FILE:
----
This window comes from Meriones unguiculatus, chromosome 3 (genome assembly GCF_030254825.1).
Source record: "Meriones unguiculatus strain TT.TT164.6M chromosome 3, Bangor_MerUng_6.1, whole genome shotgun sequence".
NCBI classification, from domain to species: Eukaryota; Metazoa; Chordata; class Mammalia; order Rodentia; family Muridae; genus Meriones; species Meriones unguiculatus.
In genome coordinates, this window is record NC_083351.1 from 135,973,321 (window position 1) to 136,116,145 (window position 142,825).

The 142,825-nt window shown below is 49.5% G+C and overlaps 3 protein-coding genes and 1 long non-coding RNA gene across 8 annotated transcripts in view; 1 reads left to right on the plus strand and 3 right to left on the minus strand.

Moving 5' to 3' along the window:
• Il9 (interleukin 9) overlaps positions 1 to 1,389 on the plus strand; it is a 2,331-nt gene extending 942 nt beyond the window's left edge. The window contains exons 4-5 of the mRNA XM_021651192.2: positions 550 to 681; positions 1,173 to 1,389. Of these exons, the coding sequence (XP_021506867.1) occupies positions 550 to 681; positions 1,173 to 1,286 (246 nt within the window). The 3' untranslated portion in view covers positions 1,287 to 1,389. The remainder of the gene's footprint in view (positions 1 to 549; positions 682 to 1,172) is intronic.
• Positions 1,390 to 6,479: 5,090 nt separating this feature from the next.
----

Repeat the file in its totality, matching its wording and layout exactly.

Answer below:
This window comes from Meriones unguiculatus, chromosome 3 (genome assembly GCF_030254825.1).
Source record: "Meriones unguiculatus strain TT.TT164.6M chromosome 3, Bangor_MerUng_6.1, whole genome shotgun sequence".
NCBI classification, from domain to species: Eukaryota; Metazoa; Chordata; class Mammalia; order Rodentia; family Muridae; genus Meriones; species Meriones unguiculatus.
In genome coordinates, this window is record NC_083351.1 from 135,973,321 (window position 1) to 136,116,145 (window position 142,825).

The 142,825-nt window shown below is 49.5% G+C and overlaps 3 protein-coding genes and 1 long non-coding RNA gene across 8 annotated transcripts in view; 1 reads left to right on the plus strand and 3 right to left on the minus strand.

Moving 5' to 3' along the window:
• Il9 (interleukin 9) overlaps positions 1 to 1,389 on the plus strand; it is a 2,331-nt gene extending 942 nt beyond the window's left edge. The window contains exons 4-5 of the mRNA XM_021651192.2: positions 550 to 681; positions 1,173 to 1,389. Of these exons, the coding sequence (XP_021506867.1) occupies positions 550 to 681; positions 1,173 to 1,286 (246 nt within the window). The 3' untranslated portion in view covers positions 1,287 to 1,389. The remainder of the gene's footprint in view (positions 1 to 549; positions 682 to 1,172) is intronic.
• Positions 1,390 to 6,479: 5,090 nt separating this feature from the next.